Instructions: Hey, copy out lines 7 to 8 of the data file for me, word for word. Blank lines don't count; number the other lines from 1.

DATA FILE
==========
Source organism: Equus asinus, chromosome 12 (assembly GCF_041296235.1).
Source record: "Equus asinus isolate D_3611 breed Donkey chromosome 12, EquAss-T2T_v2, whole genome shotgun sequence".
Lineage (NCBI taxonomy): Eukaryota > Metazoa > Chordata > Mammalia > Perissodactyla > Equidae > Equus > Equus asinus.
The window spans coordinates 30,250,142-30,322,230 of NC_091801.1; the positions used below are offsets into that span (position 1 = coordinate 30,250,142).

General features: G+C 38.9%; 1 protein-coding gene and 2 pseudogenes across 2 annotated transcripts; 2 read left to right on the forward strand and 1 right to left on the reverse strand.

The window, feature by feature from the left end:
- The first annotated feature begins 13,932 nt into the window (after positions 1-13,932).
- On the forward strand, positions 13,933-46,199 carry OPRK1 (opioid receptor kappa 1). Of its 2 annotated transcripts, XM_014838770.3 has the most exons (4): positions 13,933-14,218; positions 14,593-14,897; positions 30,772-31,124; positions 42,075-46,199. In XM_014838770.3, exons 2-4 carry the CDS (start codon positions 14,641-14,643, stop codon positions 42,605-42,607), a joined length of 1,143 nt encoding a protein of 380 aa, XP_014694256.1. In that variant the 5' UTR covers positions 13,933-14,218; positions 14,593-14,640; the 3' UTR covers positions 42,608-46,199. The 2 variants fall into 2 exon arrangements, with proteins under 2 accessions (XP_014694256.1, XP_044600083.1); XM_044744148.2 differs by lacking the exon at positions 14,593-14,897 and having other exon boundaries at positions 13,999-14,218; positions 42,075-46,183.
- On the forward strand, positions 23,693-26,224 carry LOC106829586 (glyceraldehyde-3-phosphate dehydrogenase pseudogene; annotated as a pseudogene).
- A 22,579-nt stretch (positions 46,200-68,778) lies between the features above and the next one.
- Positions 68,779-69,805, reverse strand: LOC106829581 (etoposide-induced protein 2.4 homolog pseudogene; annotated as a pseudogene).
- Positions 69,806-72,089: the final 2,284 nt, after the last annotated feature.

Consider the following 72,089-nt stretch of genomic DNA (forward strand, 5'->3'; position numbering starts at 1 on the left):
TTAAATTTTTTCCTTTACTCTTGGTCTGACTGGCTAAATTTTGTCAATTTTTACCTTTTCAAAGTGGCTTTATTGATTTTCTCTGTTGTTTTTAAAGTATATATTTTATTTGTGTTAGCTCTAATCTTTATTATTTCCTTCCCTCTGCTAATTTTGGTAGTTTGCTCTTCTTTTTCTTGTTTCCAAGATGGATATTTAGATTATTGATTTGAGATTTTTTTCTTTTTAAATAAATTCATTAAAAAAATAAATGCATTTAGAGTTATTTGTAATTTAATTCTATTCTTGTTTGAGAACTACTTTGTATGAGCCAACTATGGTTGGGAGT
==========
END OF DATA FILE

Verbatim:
- The first annotated feature begins 13,932 nt into the window (after positions 1-13,932).
- On the forward strand, positions 13,933-46,199 carry OPRK1 (opioid receptor kappa 1). Of its 2 annotated transcripts, XM_014838770.3 has the most exons (4): positions 13,933-14,218; positions 14,593-14,897; positions 30,772-31,124; positions 42,075-46,199. In XM_014838770.3, exons 2-4 carry the CDS (start codon positions 14,641-14,643, stop codon positions 42,605-42,607), a joined length of 1,143 nt encoding a protein of 380 aa, XP_014694256.1. In that variant the 5' UTR covers positions 13,933-14,218; positions 14,593-14,640; the 3' UTR covers positions 42,608-46,199. The 2 variants fall into 2 exon arrangements, with proteins under 2 accessions (XP_014694256.1, XP_044600083.1); XM_044744148.2 differs by lacking the exon at positions 14,593-14,897 and having other exon boundaries at positions 13,999-14,218; positions 42,075-46,183.